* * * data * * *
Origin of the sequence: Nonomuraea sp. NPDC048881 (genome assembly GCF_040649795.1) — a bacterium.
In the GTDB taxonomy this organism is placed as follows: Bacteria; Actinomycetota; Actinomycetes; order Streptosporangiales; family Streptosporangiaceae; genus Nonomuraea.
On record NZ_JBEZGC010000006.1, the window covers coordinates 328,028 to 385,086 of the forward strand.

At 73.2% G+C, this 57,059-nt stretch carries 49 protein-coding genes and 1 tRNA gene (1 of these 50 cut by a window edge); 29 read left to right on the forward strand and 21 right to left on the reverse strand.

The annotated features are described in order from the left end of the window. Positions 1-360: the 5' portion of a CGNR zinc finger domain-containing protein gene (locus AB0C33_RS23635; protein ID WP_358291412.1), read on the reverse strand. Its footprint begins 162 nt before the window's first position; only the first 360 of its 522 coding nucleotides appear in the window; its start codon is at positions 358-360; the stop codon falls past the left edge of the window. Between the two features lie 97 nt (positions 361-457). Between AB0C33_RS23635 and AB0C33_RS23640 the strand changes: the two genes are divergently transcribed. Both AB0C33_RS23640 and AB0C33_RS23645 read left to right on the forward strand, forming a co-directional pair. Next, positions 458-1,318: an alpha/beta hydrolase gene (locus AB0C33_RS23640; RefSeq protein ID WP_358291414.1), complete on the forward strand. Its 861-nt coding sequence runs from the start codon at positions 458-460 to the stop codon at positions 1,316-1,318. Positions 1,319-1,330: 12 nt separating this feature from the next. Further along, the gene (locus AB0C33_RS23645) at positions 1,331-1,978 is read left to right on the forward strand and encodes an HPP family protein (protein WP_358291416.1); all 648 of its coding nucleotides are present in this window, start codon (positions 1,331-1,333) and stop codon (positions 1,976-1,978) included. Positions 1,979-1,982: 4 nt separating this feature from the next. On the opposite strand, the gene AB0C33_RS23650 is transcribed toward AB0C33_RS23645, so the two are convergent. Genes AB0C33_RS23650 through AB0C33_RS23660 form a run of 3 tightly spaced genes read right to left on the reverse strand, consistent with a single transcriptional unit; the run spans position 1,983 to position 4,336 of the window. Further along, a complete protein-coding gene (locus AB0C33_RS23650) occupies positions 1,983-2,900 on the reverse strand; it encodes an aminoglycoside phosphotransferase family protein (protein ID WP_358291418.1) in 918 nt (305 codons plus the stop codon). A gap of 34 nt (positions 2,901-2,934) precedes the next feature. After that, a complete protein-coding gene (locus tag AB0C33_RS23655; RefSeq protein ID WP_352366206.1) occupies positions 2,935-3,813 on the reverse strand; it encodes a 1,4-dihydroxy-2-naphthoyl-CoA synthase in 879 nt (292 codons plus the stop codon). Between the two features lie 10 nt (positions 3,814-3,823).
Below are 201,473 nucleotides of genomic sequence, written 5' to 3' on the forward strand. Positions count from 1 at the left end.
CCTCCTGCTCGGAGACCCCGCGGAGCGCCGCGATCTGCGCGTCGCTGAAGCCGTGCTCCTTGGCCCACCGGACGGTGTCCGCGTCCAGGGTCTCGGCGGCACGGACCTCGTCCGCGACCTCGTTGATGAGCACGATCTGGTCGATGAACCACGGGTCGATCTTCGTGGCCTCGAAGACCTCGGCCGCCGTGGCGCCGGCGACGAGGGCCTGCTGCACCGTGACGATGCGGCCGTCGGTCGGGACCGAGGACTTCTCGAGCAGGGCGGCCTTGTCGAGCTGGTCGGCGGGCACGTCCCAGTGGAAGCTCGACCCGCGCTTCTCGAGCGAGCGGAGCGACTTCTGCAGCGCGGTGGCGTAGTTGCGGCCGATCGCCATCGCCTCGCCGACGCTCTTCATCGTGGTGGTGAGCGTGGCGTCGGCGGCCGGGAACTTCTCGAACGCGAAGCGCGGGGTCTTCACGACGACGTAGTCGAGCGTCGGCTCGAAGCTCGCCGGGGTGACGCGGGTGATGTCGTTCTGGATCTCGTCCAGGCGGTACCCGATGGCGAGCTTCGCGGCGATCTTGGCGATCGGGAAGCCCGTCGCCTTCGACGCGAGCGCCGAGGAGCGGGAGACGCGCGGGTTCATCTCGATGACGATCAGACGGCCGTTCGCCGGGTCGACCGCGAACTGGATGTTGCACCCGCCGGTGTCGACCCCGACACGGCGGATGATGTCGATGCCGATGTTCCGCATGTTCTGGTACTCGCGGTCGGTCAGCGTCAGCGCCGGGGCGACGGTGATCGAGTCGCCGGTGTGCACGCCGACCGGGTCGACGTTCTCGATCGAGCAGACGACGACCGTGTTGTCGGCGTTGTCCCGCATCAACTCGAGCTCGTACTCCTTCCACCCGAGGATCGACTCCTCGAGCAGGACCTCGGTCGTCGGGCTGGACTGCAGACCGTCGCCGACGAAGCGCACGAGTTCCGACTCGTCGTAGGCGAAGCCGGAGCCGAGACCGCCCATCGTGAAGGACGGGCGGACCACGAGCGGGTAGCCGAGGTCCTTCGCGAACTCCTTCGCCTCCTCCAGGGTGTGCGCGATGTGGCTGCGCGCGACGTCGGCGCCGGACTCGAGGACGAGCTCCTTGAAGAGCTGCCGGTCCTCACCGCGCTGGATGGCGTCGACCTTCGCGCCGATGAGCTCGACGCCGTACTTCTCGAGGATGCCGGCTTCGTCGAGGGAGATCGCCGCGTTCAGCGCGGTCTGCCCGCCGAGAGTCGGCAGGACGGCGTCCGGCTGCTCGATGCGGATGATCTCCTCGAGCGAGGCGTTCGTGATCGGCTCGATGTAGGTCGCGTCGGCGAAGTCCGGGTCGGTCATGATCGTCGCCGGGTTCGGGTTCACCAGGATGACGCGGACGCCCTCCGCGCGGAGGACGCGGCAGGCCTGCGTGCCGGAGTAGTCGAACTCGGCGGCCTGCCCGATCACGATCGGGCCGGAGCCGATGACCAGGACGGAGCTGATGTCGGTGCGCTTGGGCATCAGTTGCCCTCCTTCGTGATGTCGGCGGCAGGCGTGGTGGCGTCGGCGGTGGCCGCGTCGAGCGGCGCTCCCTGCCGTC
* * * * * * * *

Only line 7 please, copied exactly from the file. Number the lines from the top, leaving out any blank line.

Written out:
CCTCCTGCTCGGAGACCCCGCGGAGCGCCGCGATCTGCGCGTCGCTGAAGCCGTGCTCCTTGGCCCACCGGACGGTGTCCGCGTCCAGGGTCTCGGCGGCACGGACCTCGTCCGCGACCTCGTTGATGAGCACGATCTGGTCGATGAACCACGGGTCGATCTTCGTGGCCTCGAAGACCTCGGCCGCCGTGGCGCCGGCGACGAGGGCCTGCTGCACCGTGACGATGCGGCCGTCGGTCGGGACCGAGGACTTCTCGAGCAGGGCGGCCTTGTCGAGCTGGTCGGCGGGCACGTCCCAGTGGAAGCTCGACCCGCGCTTCTCGAGCGAGCGGAGCGACTTCTGCAGCGCGGTGGCGTAGTTGCGGCCGATCGCCATCGCCTCGCCGACGCTCTTCATCGTGGTGGTGAGCGTGGCGTCGGCGGCCGGGAACTTCTCGAACGCGAAGCGCGGGGTCTTCACGACGACGTAGTCGAGCGTCGGCTCGAAGCTCGCCGGGGTGACGCGGGTGATGTCGTTCTGGATCTCGTCCAGGCGGTACCCGATGGCGAGCTTCGCGGCGATCTTGGCGATCGGGAAGCCCGTCGCCTTCGACGCGAGCGCCGAGGAGCGGGAGACGCGCGGGTTCATCTCGATGACGATCAGACGGCCGTTCGCCGGGTCGACCGCGAACTGGATGTTGCACCCGCCGGTGTCGACCCCGACACGGCGGATGATGTCGATGCCGATGTTCCGCATGTTCTGGTACTCGCGGTCGGTCAGCGTCAGCGCCGGGGCGACGGTGATCGAGTCGCCGGTGTGCACGCCGACCGGGTCGACGTTCTCGATCGAGCAGACGACGACCGTGTTGTCGGCGTTGTCCCGCATCAACTCGAGCTCGTACTCCTTCCACCCGAGGATCGACTCCTCGAGCAGGACCTCGGTCGTCGGGCTGGACTGCAGACCGTCGCCGACGAAGCGCACGAGTTCCGACTCGTCGTAGGCGAAGCCGGAGCCGAGACCGCCCATCGTGAAGGACGGGCGGACCACGAGCGGGTAGCCGAGGTCCTTCGCGAACTCCTTCGCCTCCTCCAGGGTGTGCGCGATGTGGCTGCGCGCGACGTCGGCGCCGGACTCGAGGACGAGCTCCTTGAAGAGCTGCCGGTCCTCACCGCGCTGGATGGCGTCGACCTTCGCGCCGATGAGCTCGACGCCGTACTTCTCGAGGATGCCGGCTTCGTCGAGGGAGATCGCCGCGTTCAGCGCGGTCTGCCCGCCGAGAGTCGGCAGGACGGCGTCCGGCTGCTCGATGCGGATGATCTCCTCGAGCGAGGCGTTCGTGATCGGCTCGATGTAGGTCGCGTCGGCGAAGTCCGGGTCGGTCATGATCGTCGCCGGGTTCGGGTTCACCAGGATGACGCGGACGCCCTCCGCGCGGAGGACGCGGCAGGCCTGCGTGCCGGAGTAGTCGAACTCGGCGGCCTGCCCGATCACGATCGGGCCGGAGCCGATGACCAGGACGGAGCTGATGTCGGTGCGCTTGGGCATCAGTTGCCCTCCTTCGTGATGTCGGCGGCAGGCGTGGTGGCGTCGGCGGTGGCCGCGTCGAGCGGCGCTCCCTGCCGTC